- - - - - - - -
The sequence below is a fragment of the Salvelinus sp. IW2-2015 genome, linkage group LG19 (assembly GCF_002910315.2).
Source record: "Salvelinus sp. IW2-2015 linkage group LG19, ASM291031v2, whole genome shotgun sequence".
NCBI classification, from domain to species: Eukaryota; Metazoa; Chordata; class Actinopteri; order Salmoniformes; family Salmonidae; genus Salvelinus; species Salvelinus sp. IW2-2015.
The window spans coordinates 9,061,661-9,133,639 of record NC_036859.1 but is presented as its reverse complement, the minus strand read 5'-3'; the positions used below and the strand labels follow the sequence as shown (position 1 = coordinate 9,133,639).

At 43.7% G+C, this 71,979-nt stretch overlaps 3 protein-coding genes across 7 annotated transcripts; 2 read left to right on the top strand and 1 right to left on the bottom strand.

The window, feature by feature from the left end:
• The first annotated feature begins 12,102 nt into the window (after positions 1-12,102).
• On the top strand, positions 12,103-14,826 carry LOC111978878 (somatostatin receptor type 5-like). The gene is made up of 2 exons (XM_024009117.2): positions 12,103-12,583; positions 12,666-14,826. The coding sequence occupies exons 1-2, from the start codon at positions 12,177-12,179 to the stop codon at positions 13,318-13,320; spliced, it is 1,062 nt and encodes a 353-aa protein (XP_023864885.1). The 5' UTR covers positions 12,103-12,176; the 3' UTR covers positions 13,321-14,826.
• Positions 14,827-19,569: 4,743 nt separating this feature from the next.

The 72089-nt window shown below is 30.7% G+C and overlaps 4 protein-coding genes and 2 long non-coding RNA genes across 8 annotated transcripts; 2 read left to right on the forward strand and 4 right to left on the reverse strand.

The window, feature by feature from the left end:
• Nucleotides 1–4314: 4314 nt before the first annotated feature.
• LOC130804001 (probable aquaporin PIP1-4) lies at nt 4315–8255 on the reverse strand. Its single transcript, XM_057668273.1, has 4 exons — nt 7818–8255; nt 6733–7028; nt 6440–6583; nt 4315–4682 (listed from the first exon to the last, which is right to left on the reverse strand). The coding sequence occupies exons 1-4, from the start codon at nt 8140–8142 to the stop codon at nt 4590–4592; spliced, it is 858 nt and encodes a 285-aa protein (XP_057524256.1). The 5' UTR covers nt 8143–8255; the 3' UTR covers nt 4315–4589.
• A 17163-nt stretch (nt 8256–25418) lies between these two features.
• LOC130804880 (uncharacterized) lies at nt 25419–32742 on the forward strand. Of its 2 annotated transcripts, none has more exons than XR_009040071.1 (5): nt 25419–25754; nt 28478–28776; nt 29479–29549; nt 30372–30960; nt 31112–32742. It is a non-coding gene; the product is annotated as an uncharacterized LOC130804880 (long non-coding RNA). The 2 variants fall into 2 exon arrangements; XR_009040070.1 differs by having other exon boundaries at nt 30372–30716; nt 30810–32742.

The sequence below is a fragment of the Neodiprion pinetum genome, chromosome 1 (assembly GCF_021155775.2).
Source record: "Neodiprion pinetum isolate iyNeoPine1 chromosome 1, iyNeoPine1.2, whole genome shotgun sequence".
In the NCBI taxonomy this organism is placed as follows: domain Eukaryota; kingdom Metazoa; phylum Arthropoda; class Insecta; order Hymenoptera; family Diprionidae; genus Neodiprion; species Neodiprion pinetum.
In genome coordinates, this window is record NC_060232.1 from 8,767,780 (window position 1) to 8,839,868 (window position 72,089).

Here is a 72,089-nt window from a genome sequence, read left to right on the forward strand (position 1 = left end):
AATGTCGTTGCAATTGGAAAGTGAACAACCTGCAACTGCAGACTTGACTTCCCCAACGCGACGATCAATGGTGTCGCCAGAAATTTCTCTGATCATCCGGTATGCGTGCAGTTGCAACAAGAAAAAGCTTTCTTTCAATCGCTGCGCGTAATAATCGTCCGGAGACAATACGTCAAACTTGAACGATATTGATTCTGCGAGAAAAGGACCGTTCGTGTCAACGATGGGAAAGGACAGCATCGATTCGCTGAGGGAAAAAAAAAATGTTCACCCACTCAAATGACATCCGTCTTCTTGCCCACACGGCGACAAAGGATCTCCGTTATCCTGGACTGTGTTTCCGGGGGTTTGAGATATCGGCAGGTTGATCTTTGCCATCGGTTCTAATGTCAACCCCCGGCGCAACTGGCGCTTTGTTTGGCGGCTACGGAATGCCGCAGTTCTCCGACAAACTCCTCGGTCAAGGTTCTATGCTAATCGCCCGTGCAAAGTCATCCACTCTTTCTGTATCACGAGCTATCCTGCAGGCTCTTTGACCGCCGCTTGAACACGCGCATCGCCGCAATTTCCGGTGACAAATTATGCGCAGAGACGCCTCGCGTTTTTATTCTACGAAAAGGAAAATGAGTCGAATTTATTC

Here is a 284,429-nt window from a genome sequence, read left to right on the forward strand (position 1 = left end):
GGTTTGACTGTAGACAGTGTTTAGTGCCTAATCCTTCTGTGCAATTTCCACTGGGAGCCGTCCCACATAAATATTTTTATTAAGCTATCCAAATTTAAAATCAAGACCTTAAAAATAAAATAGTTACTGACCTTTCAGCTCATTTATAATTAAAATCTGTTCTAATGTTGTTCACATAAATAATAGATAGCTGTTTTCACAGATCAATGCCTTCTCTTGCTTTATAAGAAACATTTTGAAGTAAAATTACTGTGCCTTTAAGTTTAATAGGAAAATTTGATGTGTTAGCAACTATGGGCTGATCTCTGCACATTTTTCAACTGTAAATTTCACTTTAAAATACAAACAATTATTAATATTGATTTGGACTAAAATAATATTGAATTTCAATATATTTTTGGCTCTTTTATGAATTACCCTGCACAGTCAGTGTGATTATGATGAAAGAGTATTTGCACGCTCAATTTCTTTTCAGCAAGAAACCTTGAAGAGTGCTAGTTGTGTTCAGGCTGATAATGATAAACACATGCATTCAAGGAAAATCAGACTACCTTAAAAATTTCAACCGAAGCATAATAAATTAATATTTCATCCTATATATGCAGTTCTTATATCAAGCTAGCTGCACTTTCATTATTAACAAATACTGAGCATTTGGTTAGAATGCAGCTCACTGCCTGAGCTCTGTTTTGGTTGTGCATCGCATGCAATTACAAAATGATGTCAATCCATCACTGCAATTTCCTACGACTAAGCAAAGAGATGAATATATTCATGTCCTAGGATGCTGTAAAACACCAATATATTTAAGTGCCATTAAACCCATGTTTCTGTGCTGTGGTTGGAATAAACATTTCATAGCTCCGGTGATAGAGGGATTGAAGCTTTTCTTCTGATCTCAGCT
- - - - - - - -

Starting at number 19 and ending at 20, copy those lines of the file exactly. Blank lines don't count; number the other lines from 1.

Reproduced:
In genome coordinates, this window is record NC_060232.1 from 8,767,780 (window position 1) to 8,839,868 (window position 72,089).

Here is a 72,089-nt window from a genome sequence, read left to right on the forward strand (position 1 = left end):